Four sunny hours slip by, the warmth is welcome and the view relaxing, but of course, soon it is time to leave once again. We trolley the boat down the hill to the busy beach. A couple of posh-lads get rather impatient behind as they want to get their tractor and boat trailer down the narrow lane quicker. They are not too impressed to be held up by a bloke with a pink canoe on a silly little trailer, comments and gesticulations follow.

A minute later the tractor is stuck in the sand, Team Fatboy discusses the benefit of differential lock and smile wryly while the Taran is packed.
It was nice to have a break but it’s also nice to leave the hustle and bustle of the pre-teatime boat landings, rounding the headland soon delivers Taran and me back to the peace and quiet of open water.

Originally the hope was to transit Bardsey Sound close to high water slack, but that’s not going to happen today. We needed to make Porth Oer before the tide changed to manage that. So now I'm hoping to take the ebb down the coast to P.O. and then make a suck-it-and-see decision there. I'm rather conscious of the Bardsey Sound tide races, eddies and today’s swell.

Initially it’s I'm-not-going-around-the-end-in-this breezy, but as the end of Lleyn draws closer the breeze starts to fade, the swell has dropped away too. The sun is still out and it starts to become quite enjoyable.

A headland is silhouetted by the sunshine, still so many miles away. Then a giant and his mammoth dog appear on the end, I chuckle as a trick of the light and brain suddenly mean they are only a minute away.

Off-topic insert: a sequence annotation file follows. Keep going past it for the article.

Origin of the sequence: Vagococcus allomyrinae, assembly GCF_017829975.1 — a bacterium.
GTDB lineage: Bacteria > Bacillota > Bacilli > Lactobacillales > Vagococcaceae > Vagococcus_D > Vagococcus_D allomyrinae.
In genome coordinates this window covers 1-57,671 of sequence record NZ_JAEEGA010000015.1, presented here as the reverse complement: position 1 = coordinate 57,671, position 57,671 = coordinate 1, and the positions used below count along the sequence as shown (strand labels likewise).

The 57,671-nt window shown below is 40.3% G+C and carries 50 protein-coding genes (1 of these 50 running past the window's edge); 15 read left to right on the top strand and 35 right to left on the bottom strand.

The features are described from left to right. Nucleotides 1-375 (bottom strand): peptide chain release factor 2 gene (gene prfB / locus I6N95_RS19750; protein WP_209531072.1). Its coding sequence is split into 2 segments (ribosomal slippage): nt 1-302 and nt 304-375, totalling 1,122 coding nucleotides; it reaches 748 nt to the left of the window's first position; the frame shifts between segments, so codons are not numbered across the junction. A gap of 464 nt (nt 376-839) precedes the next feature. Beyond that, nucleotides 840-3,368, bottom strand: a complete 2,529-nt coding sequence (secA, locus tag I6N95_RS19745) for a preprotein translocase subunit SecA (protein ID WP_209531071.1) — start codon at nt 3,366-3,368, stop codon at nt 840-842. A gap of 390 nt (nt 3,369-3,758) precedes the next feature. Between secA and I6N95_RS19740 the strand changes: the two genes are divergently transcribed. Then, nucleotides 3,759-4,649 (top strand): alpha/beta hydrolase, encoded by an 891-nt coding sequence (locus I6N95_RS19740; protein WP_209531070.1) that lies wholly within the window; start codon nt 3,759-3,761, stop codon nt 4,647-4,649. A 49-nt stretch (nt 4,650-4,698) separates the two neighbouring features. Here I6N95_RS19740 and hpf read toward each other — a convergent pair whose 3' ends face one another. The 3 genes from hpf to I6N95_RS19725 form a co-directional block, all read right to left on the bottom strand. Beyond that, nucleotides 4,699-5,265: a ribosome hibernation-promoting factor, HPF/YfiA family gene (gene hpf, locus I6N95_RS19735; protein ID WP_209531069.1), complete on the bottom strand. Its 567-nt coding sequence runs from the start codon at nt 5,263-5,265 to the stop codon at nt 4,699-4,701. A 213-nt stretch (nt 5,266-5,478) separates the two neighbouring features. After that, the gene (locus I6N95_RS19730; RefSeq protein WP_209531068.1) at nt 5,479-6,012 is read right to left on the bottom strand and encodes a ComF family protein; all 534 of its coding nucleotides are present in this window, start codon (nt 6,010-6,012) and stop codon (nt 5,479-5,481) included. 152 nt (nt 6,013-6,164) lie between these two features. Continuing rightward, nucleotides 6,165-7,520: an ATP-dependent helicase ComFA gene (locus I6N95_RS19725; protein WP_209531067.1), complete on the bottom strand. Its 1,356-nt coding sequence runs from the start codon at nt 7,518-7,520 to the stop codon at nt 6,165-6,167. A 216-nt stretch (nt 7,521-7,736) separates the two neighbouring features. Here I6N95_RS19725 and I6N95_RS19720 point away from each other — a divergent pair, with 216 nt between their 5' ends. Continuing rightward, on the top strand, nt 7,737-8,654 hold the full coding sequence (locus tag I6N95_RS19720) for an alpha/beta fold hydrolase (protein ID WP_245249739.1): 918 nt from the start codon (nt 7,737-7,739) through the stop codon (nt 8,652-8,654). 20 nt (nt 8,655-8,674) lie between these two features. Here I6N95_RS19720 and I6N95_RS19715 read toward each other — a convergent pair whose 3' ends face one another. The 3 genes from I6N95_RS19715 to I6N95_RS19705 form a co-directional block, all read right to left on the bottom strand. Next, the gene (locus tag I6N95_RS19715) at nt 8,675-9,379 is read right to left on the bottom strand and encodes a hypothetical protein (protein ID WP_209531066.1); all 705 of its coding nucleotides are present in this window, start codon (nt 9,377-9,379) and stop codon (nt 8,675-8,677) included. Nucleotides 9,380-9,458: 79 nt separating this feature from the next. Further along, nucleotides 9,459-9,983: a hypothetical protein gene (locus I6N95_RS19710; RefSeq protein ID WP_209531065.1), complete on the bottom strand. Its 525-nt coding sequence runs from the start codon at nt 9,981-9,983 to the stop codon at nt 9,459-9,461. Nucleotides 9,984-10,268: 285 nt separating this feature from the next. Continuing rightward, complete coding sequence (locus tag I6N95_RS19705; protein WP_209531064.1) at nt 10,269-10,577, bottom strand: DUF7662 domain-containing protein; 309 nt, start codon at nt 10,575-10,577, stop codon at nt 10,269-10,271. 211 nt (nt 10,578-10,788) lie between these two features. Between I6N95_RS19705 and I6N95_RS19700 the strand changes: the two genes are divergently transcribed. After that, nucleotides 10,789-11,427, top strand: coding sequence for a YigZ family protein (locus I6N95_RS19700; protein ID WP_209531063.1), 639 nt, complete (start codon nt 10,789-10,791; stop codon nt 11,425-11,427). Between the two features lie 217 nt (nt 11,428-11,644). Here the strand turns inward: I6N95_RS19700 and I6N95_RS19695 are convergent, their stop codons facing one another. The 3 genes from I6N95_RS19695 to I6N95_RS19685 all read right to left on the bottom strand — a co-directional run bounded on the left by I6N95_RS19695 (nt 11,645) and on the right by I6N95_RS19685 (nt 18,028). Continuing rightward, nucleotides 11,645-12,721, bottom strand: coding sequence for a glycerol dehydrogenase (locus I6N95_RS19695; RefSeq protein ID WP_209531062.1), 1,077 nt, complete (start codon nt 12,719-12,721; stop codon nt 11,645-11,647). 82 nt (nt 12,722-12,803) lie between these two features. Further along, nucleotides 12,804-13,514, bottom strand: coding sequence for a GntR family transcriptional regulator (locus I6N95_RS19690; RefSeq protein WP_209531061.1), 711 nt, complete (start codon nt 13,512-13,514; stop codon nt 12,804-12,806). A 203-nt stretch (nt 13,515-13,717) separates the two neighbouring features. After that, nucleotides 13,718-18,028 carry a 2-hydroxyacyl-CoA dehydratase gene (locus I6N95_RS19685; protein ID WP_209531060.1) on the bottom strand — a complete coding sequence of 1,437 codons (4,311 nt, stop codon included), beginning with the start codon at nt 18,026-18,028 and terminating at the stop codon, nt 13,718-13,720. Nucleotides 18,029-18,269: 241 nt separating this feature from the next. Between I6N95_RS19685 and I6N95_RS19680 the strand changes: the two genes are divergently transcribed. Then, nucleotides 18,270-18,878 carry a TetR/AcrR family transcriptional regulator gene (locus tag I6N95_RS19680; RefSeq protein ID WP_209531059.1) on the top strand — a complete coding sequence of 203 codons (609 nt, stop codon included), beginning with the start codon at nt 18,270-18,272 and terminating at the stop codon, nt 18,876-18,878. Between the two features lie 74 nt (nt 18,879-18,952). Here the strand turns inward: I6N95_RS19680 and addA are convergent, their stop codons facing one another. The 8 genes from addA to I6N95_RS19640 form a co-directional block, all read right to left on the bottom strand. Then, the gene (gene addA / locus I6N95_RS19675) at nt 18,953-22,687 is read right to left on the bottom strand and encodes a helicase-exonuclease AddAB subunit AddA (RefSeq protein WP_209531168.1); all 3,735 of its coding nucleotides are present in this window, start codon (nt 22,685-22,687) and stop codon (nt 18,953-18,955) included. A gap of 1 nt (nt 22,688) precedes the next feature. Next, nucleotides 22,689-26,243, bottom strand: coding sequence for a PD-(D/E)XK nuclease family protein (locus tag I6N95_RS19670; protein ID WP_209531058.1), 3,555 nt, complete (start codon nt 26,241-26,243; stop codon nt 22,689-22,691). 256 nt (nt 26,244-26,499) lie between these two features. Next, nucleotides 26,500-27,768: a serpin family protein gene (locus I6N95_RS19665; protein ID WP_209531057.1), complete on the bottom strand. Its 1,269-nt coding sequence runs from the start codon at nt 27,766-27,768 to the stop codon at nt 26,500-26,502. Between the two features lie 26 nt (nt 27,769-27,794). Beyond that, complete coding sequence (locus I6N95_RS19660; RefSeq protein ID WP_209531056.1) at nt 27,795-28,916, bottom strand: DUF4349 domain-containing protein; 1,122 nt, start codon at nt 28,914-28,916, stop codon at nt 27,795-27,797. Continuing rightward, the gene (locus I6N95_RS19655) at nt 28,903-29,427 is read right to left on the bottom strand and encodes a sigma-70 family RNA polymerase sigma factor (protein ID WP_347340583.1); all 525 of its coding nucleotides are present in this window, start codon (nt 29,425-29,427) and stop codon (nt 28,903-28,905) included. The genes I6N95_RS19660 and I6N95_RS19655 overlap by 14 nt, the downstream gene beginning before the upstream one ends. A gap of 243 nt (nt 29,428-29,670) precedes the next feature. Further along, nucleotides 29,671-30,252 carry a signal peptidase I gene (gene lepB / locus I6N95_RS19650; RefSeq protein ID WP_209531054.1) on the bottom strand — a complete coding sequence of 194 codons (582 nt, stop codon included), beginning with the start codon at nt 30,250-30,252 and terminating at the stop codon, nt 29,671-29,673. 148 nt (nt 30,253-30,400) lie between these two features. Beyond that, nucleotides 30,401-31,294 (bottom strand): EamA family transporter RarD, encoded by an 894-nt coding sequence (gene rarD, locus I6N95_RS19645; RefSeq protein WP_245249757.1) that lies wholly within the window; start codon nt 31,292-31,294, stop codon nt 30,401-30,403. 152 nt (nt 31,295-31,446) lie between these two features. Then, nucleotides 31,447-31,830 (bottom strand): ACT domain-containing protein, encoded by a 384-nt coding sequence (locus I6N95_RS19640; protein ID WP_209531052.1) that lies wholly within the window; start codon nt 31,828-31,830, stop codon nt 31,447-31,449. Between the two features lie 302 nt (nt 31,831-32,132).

The water is interesting beyond Penrhyn Mawr (of course) and around the islet of Maen Mellt. The eddy line is impressive, and along with the races, it encourages me to alter my line for a discretion-is-the-better-part-of-valour sort of route.

But things have settled now and the flow is helping nicely, the GPS smiles a 6 kts + figure. The lack of swell and wind tempts to give the Sound a go. Team Manager has made it to the end too and stands on the hill watching things develop. She calls to give me an idea of what to expect in the tiderace at Braich y Pwll. Unfortunately it seems that the added height of her viewpoint takes the edge of things. What she sees and what I soon experience are, rather different.

I stay out as long as I can to miss the most of it, but eventually I realise that I'm going through it like it or not, there’s not a great deal of choice in the matter. It’s lumpy and confused - one of those sort of paddling through it rather than over it moments. Then we’re through. Relieved...

I meet a yacht, using the eddy to go the opposite way. As the water quickly calms I turn to watch his progress, keen to see the outcome. But I'm rather dismayed as it all now looks smooth and calm, but then there’s a rather abrupt ‘manoeuvre’ as he crosses the eddyline – yep, that’s the one, bet that rattled the crockery a touch.

Aberdaron Bay always takes forever to cross and tonight is no different, to give a mildly Russian Roulette landing amongst the hidden boulders – a smiling reminder of Durness so long ago. We decide to eat out but are too late to catch any food in the village and so it is a glamorous car-park boil-in-the-bag for dinner. Another romantic night out for the Team Manager.

The campsite is small and peaceful, just up the hill. It’s a pleasant, relaxed spot, but it doesn't get deserved justice, as it fades into just another late finish.